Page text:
Portions of three Jewish cemeteries survive in Manhattan: on Chatham Square (c. 1656-1831), West 11th Street (1805-1829), and West 21st Street (1829-1851). They are owned by Shearith Israel (the "Spanish-Portugese Synagogue") : http://www.sephardicstudies.org/csi11.html, New York City's first and oldest congregation. Manhattan has few cemeteries due to an 1865 law prohibiting new burials. Cemeteries moved outside of Manhattan, purchasing sites in outer boroughs. Source: Florence Marmor (
- Ahavath Chesed: see "Directory of Jewish Local Organizations in the United States", pp. 330-583, American Jewish Yearbook 5680 September 25, 1919 to Sept. 12, 1920; vol. 21, edited by Harry Schneiderman for the American Jewish Comm and submitted by Alan Hirschfeld.
- Central Synagogue: Burial permits, 1859-1932. Manuscript Collection No. 544 is at AJA . American Jewish Archives, 3101 Clifton Ave. Cincinnati, Ohio 45220-2488. 513-221-1875 (tel); (513)221-7812 (fax). E-mail: AJA contact form .
- Manhattan Cemetery: 12th Street, between 5 & 6 Avenue. extension of Manhattan's Chatham Square (Spanish & Portuguese Synagogue); Source: Cheryl Harawitz,
- 2nd Spanish Portuguese Cemetery: West 11th Street. The dates on the sign are 1802-1829. Cheryl Harawitz,
PHOTO: West 11th Street just east of 6th Avenue is the Second Cemetery of Spanish-Portuguese Synagogue, Shearith Israel, and dates from 1805. West 11th Street was cut through in 1830, reducing the previously larger cemetery to its current triangle. The remains were reinterred at the Third Cemetery on West 21st Street. Burials ceased in 1852 by law after which burials continued in Queens. The red brick building abutting the site was a Civil War tavern called the Grapevine.[September 2002]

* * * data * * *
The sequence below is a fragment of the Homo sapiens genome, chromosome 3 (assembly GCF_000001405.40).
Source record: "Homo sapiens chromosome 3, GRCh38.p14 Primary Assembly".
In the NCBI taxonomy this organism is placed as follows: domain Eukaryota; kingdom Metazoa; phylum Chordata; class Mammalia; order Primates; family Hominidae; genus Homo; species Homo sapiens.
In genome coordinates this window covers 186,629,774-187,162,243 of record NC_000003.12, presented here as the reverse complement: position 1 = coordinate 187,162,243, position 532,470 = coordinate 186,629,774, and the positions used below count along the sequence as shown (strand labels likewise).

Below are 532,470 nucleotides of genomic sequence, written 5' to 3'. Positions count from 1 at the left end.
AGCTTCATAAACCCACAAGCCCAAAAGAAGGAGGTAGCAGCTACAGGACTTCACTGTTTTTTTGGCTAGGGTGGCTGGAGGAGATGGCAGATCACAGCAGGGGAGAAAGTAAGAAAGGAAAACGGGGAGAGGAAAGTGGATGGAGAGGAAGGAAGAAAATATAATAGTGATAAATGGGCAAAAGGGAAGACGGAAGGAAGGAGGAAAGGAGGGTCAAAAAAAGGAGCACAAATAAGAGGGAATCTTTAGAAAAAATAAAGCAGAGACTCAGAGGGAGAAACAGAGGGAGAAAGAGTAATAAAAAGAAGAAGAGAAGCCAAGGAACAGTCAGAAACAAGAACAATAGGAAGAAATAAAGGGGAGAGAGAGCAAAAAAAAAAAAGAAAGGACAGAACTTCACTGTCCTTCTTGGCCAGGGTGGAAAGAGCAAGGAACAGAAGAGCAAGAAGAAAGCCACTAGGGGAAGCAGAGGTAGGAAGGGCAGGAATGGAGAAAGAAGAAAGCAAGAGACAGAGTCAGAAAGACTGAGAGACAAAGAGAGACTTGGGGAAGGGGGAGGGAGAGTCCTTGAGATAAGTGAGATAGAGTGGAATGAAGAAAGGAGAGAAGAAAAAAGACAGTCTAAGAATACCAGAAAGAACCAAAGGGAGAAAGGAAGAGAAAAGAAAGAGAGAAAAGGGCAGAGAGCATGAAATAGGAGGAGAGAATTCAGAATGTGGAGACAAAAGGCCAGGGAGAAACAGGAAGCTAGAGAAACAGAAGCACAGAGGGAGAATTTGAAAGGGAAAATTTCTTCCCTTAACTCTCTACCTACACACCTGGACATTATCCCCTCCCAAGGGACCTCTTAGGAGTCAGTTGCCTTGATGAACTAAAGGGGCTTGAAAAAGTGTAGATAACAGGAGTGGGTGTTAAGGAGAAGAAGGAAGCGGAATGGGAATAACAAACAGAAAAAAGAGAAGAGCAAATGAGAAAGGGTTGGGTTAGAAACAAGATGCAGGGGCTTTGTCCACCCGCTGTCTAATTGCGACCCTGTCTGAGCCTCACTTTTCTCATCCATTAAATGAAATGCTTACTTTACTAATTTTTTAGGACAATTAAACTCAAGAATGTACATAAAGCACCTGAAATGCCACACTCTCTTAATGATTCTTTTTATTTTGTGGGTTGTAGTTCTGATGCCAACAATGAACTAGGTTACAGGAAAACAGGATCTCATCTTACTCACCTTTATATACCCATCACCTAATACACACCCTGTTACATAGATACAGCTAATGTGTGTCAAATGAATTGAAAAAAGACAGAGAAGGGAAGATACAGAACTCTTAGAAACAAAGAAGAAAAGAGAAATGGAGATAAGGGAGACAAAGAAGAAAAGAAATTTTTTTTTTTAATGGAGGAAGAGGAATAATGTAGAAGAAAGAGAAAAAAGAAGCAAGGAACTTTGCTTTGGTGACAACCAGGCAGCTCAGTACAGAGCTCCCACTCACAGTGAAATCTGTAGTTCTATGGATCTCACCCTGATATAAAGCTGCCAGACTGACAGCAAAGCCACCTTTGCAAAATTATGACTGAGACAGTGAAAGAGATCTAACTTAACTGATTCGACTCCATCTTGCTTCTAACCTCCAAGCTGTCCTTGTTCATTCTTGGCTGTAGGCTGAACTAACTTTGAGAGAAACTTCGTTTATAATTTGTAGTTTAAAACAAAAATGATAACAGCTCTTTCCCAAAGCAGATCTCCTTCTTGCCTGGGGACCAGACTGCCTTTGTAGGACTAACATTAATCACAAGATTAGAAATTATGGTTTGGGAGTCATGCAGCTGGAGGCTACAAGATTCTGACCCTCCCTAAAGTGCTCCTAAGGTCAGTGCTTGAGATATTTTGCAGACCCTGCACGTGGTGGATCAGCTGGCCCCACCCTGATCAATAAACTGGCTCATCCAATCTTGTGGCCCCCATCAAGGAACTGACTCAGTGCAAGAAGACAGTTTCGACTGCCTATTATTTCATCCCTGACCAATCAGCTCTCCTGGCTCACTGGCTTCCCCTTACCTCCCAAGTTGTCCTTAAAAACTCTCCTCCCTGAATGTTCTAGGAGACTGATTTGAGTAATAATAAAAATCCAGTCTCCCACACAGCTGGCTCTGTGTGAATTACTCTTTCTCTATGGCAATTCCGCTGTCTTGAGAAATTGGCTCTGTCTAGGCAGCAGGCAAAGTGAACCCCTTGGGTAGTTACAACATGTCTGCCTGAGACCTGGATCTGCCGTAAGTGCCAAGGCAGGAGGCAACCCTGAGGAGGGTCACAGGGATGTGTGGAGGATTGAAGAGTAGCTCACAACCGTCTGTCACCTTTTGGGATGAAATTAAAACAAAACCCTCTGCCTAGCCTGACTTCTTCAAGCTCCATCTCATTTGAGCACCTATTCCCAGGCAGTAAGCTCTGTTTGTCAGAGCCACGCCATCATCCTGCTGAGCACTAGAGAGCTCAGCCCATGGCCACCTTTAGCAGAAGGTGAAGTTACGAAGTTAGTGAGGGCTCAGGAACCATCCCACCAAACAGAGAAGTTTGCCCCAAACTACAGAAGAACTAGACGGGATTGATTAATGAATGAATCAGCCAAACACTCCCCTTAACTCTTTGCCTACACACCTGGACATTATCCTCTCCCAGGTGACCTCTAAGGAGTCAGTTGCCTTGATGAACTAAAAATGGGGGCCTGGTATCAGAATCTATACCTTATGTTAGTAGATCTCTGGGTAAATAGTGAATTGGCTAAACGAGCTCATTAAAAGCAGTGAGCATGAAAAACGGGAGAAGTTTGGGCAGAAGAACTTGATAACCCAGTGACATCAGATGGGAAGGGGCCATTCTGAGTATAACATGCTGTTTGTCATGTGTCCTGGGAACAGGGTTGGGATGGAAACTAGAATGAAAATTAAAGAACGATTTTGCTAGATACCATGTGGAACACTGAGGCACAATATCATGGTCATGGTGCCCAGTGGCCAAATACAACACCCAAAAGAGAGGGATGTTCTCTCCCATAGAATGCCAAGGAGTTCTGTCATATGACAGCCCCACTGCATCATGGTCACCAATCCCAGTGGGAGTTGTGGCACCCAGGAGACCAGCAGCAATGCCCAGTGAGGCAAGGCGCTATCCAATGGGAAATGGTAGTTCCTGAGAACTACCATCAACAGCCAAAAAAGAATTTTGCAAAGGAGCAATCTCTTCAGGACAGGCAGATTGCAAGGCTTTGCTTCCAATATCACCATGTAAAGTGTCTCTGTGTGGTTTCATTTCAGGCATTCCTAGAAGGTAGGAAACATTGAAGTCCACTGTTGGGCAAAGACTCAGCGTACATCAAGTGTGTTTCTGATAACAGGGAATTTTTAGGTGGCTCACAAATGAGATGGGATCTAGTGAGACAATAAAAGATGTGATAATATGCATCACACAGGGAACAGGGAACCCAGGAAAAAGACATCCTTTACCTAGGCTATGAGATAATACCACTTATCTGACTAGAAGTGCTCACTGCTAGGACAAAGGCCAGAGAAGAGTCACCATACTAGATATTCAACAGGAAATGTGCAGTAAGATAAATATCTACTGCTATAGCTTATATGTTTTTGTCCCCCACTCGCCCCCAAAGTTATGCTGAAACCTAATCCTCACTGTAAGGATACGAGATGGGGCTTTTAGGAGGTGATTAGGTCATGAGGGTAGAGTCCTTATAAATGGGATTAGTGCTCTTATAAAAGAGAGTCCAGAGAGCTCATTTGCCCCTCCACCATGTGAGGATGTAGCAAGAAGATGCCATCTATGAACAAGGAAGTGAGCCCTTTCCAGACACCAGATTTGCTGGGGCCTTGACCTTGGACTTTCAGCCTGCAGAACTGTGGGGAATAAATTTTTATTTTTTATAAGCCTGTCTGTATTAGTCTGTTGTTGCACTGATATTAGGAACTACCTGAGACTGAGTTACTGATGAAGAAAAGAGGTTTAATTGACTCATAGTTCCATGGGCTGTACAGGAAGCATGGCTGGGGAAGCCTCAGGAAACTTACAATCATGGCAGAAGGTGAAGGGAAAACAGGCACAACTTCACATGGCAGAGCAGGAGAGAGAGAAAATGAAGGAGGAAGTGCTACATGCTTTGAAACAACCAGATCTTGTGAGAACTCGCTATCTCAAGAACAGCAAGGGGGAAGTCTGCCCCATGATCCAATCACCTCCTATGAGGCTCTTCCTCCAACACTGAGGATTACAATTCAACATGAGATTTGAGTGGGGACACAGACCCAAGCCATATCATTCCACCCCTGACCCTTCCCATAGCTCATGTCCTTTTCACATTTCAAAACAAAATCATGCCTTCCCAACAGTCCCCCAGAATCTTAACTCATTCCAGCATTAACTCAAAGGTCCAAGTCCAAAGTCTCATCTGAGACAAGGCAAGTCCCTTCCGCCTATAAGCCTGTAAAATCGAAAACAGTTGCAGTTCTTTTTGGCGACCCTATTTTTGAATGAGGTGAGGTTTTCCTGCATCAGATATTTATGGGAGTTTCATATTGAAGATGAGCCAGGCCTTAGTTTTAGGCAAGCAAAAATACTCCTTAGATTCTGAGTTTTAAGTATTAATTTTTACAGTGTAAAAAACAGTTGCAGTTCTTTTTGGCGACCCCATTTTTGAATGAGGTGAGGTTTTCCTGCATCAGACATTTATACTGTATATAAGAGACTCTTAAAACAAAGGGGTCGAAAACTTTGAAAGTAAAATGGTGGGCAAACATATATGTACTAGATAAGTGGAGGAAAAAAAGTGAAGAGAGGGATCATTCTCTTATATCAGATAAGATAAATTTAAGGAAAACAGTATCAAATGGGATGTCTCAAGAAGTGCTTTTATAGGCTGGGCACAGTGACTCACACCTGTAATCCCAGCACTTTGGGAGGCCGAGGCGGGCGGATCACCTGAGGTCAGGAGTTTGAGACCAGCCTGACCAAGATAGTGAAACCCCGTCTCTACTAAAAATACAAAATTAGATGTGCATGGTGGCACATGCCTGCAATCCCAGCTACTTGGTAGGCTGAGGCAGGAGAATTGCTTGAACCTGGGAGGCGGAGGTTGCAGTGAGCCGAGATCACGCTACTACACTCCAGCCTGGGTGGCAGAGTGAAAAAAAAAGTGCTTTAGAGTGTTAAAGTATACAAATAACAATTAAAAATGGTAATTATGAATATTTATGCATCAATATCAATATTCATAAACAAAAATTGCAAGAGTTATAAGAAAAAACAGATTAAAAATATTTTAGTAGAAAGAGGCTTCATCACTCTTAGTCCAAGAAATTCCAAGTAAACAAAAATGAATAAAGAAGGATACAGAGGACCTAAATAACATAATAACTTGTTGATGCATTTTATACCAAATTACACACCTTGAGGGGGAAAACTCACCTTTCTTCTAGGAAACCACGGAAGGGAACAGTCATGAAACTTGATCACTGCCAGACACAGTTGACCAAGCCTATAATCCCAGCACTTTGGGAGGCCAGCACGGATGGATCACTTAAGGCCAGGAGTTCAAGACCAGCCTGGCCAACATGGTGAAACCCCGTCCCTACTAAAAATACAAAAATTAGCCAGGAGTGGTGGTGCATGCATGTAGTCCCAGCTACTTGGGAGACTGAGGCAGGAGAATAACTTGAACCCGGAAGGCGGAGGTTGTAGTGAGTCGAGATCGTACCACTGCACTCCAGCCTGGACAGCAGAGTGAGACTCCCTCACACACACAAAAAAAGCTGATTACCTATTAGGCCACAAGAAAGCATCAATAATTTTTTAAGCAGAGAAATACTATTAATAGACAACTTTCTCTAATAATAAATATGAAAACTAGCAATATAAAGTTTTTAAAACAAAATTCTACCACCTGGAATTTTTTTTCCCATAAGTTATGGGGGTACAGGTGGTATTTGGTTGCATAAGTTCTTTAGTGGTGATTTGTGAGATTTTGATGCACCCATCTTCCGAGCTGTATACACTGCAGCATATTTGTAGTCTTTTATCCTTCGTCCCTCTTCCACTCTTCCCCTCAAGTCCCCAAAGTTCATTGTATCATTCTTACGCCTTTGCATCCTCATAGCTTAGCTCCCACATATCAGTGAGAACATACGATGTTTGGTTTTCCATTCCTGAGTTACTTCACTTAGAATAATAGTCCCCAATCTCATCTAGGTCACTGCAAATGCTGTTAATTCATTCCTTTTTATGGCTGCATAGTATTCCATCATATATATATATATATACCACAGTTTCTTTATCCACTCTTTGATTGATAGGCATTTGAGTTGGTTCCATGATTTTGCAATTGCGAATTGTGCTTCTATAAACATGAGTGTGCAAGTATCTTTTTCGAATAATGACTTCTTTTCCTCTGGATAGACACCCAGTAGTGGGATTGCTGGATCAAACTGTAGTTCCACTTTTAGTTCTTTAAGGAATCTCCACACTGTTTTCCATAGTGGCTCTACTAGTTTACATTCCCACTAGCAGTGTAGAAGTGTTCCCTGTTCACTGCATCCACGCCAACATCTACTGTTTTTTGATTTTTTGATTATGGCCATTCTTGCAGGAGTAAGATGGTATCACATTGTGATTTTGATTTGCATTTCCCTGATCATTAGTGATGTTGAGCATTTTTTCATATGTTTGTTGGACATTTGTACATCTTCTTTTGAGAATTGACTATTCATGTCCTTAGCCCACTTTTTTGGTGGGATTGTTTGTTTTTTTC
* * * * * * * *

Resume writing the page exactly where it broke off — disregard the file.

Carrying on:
- Congregation Shearith Israel: (212)873-0300 New Bowery/Oliver St./Chatham Square, New Bowery St., Spanish & Portuguese Synagogue, 1656, see Postal & Koppman. Jewish Tourist's Guide to U.S. Philadelphia: Jewish Publ. Soc., 1954, p. 381-383. None of these locations are active. Source: Aaron Roethenberg,
Congregation Shearith Israel: Cemetery is located at Chatham Square & St. James Place, NYC. (212)873-0300. 23 Dutch Jews, who arrived in New Amsterdam in 1654, established this cemetery, the second oldest Jewish burial yard in the US. The oldest gravestone bears the date 1682. Site was used until 1805. Source: Arthur Guttman,
PHOTO: First Shearith Israel Cemetery of the Spanish- Portuguese Synagogue is at St. James Place, just off Chatham Square in Chinatown, and dates to 1683. The Shearith Israel Jews emigrated from Brazil beginning in the mid-17th Century. [September 2002]
Pool, David de Sola, 1885- Title: Papers of David de Sola Pool and Tamar Hirshenson de Sola Pool, 1678-1981, 1889-1981 (bulk) Description: ca. 120 cubic ft. Notes: Rabbi David de Sola Pool (1885-1970) was associated with Congregation Shearith Israel, 1906-1970. Tamar de Sola Pool served as national president of Hadassah, the women's Zionist organization. Papers concern the Pools' involvement with Congregation Shearith Israel and Jewish, Zionist, Orthodox, and liberal organizations and causes, as well as personal and family matters. David de Sola Pool's papers include .., cemeteries, ..., funerals, ... New York, Location: Congregation Shearith Israel, New York, NY. Control No.: NYHV86-A2054 [December 2000]
Congregation Shearith Israel (New York, N.Y.). Clerk's Office Records, [ca. 1700-1985] Description: ca. 132 cubic ft. Notes: ... hashkavot (memorial prayers), 1718-ca.1942, and nakhalot (anniversaries of deaths), 1862-1903; ... cemeteries, ... Inventory of correspondence and subject files. Shelf list of other material. Location: Congregation Shearith Israel, New York, NY. Control No.: NYHV86-A2039 [December 2000]
Inskeep, Carolee. The Graveyard Shift: A Family Historian's Guide to New York City Cemeteries (Orem, UT: Ancestry, 2000. The book describes Jewish cemeteries that once existed in Manhattan on 32nd, 89th, and 105th Streets, and on Madison Avenue in the 70's. Beginning in the 1850's, which brought soaring real estate prices and legislation restricting further interments in Manhattan, remains were moved from those burial places to new cemeteries in Queens and Brooklyn. Consequently, Bayside, Beth El, and other cemeteries contain the graves of people who died years before the cemeteries opened.
UPDATE: Cemeteries of Congregation Shearith Israel - The Spanish and Portugese Synagogue website: http://www.sephardicstudies.org/csi11.html [August 2002]